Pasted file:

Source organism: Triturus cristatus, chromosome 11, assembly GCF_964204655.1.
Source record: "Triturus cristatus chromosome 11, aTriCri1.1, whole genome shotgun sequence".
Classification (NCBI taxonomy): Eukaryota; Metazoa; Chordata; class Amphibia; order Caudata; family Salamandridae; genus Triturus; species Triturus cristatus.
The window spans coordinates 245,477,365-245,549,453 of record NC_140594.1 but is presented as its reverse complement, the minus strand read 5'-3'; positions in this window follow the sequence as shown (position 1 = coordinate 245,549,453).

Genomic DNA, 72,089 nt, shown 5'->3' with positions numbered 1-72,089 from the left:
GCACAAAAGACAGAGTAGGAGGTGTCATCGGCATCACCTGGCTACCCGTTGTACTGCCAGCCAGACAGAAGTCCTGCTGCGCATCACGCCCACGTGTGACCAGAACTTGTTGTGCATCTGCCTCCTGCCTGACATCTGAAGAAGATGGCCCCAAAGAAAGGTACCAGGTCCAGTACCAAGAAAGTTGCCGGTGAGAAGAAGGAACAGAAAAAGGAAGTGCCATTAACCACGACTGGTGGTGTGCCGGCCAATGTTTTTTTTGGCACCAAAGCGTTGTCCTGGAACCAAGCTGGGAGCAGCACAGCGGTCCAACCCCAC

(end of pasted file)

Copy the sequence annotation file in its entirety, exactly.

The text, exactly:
Source organism: Triturus cristatus, chromosome 11, assembly GCF_964204655.1.
Source record: "Triturus cristatus chromosome 11, aTriCri1.1, whole genome shotgun sequence".
Classification (NCBI taxonomy): Eukaryota; Metazoa; Chordata; class Amphibia; order Caudata; family Salamandridae; genus Triturus; species Triturus cristatus.
The window spans coordinates 245,477,365-245,549,453 of record NC_140594.1 but is presented as its reverse complement, the minus strand read 5'-3'; positions in this window follow the sequence as shown (position 1 = coordinate 245,549,453).

Genomic DNA, 72,089 nt, shown 5'->3' with positions numbered 1-72,089 from the left:
GCACAAAAGACAGAGTAGGAGGTGTCATCGGCATCACCTGGCTACCCGTTGTACTGCCAGCCAGACAGAAGTCCTGCTGCGCATCACGCCCACGTGTGACCAGAACTTGTTGTGCATCTGCCTCCTGCCTGACATCTGAAGAAGATGGCCCCAAAGAAAGGTACCAGGTCCAGTACCAAGAAAGTTGCCGGTGAGAAGAAGGAACAGAAAAAGGAAGTGCCATTAACCACGACTGGTGGTGTGCCGGCCAATGTTTTTTTTGGCACCAAAGCGTTGTCCTGGAACCAAGCTGGGAGCAGCACAGCGGTCCAACCCCAC